ideal university was, therefore, but a cloud-land romance. Its course of studies, patterned on his own comprehensive erudition, was little else than an elaborate recipe for making John Stuart Mills. lie forgot that, whatever may be a man's native intellectual power, universality must be the eternal equivalent of superficiality, and he was himself a striking illustration of this forgotten truth. His acquaintance with science was so superficial that he was compelled to seek the aid of others in getting even the scientific illustrations needful for the exposition of his great work on logic. We do not go too far in saying that he lost his hold upon the age as a philosophic thinker by his want of command of the great scientific results of modern inquiry. He had been so long and so thoroughly steeped in the spirit of antiquity that he was disqualified for appreciating the grand import of modern ideas. He was a powerful student of human affairs, but from the antiquated point of view. He was in the Golden-Age, Paradise-Lost dispensation of thought in which the notions of the early perfection of mankind and the superiority of the ancients were contrasted with the degeneracy of the moderns, and so completely was his intellect possessed and perverted by this view, that he was disabled from appreciating the immense and epoch-making influence of the modern doctrine of evolution.
Yet palpable as were its exaggerations, and preposterous as were its estimates of the relative importance of different kinds of knowledge, the St. Andrew's address had an extensive and a very injurious influence. It was a godsend for the declining classical cause, for, although Mr. Mill condemned unsparingly the existing teaching of classics, its partisans cared nothing for that, so long as he conceded the predominance of classical claims. So his authority became a new bulwark for the defense of established abuses. It strengthened the hands of educational obstructives, and the specious arguments offered for the exaltation of ancient learning re-enforced all its arrogant and exclusive pretensions. The commendations of science went for nothing, as the magnitude of the classical claims left no room for them. Mr. Mill labored to extend the already excessive influence of dead-language studies in the colleges, and the power of his name was thus effectually arrayed against the rising demands of modern knowledge.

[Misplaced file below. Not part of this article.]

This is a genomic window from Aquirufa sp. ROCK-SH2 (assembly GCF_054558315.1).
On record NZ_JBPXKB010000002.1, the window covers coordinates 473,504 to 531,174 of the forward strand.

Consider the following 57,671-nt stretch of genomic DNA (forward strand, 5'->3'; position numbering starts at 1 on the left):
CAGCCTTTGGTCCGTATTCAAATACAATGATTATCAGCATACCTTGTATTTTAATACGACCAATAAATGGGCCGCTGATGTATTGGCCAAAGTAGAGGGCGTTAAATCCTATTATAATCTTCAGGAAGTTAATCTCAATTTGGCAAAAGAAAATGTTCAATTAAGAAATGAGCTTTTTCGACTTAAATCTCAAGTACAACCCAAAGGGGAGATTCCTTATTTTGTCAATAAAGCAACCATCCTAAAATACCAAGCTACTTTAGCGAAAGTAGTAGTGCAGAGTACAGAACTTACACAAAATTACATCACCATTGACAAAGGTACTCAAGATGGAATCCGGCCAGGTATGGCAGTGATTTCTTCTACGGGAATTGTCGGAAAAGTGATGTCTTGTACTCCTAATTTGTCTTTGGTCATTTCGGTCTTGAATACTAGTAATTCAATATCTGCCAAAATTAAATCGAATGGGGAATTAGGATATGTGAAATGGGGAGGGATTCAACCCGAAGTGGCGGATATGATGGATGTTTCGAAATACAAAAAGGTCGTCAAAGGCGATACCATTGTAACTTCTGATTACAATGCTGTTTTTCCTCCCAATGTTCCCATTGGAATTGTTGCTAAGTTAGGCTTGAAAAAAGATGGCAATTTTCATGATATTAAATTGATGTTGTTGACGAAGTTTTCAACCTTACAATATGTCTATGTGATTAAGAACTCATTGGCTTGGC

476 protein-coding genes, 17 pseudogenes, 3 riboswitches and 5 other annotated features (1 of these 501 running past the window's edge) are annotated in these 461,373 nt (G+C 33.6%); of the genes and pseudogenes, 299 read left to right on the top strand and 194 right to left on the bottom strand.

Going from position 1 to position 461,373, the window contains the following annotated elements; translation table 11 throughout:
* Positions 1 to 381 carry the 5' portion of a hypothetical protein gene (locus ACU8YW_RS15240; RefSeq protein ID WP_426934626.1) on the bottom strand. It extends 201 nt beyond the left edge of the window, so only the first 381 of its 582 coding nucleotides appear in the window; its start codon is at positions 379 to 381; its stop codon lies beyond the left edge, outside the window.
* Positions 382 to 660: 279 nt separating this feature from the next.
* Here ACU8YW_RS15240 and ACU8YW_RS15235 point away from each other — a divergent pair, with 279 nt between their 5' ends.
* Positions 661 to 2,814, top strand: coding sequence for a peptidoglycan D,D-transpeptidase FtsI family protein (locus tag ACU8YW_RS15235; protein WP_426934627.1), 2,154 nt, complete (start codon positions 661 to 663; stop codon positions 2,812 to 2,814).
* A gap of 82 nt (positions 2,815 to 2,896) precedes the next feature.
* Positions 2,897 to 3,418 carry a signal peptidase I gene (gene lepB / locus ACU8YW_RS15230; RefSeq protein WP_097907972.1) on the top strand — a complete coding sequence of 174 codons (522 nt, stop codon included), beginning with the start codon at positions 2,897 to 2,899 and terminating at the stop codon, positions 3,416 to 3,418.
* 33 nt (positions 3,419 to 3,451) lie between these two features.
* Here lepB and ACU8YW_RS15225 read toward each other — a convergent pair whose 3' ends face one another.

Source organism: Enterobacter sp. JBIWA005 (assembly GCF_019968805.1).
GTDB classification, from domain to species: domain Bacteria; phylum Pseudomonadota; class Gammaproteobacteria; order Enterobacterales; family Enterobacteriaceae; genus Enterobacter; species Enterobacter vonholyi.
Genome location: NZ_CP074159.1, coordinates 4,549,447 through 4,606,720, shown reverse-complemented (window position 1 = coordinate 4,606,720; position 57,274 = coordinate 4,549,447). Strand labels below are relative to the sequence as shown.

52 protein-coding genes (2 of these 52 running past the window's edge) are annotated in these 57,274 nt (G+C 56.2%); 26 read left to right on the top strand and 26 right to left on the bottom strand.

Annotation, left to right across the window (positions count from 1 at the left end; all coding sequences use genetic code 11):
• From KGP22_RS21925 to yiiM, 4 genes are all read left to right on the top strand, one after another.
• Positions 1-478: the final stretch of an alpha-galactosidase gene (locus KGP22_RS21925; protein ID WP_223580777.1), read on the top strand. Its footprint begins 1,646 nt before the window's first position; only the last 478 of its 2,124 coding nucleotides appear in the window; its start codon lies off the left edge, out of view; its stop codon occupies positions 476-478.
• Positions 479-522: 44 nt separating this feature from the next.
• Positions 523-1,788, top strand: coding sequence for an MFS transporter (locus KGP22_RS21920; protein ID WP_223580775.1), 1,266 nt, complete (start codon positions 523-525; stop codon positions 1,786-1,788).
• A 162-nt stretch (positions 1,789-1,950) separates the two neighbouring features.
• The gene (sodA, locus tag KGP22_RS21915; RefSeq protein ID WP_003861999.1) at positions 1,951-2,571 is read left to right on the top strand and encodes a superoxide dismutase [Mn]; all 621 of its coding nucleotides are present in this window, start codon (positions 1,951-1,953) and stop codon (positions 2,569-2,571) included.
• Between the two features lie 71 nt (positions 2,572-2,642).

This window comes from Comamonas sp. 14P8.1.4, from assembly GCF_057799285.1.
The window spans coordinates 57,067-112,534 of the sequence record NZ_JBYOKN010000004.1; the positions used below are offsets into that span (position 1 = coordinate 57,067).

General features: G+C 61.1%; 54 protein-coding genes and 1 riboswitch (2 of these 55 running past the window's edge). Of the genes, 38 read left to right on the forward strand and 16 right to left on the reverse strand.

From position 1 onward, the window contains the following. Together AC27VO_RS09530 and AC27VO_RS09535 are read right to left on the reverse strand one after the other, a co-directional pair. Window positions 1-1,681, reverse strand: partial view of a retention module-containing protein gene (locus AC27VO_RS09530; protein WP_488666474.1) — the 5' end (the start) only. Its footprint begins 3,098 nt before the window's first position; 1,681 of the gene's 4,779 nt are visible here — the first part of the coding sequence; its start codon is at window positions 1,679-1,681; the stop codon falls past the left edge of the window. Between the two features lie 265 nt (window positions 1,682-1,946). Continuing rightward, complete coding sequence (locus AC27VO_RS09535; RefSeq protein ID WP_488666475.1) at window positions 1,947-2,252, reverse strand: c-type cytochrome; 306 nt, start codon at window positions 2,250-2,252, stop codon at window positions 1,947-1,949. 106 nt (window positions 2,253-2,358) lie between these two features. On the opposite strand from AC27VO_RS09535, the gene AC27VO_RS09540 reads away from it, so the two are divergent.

We have recalled this memorable discourse of Mr. Mill at the present time, because it is a landmark in the recent history of the controversy, and because since its publication the subject of dead languages in the colleges has had no such vigorous shake-up as has been given to it by Mr. Charles Francis Adams, Jr., in his telling address delivered before the Harvard chapter of the fraternity of the Phi Beta Kappa on June 28th. Mr. Adams is, of course, on the side of modern studies as against the classics. Into the argument as presented by Mr. Mill he does not enter, nor does he deny the transcendent benefits which some allege they have derived from the study of dead languages. But, not concerned with its ideals, he deals with the current classical education as a familiar fact, and tests it by its actual fruits. His point of view is that of common, well-to-do people, who demand the advantages of a higher education, but whose time of study is limited, and who must pass from the college to the labors and struggles of every-day life. Appealing to experience, to hard practical results, he finds himself compelled to condemn the system as a failure, a defeat of the true and highest purposes of education, an outrageous wrong to youth, and in its stubborn persistence against all the dictates of common sense a scandal to the intelligence of the age. Mr. Adams, moreover, proves his case. We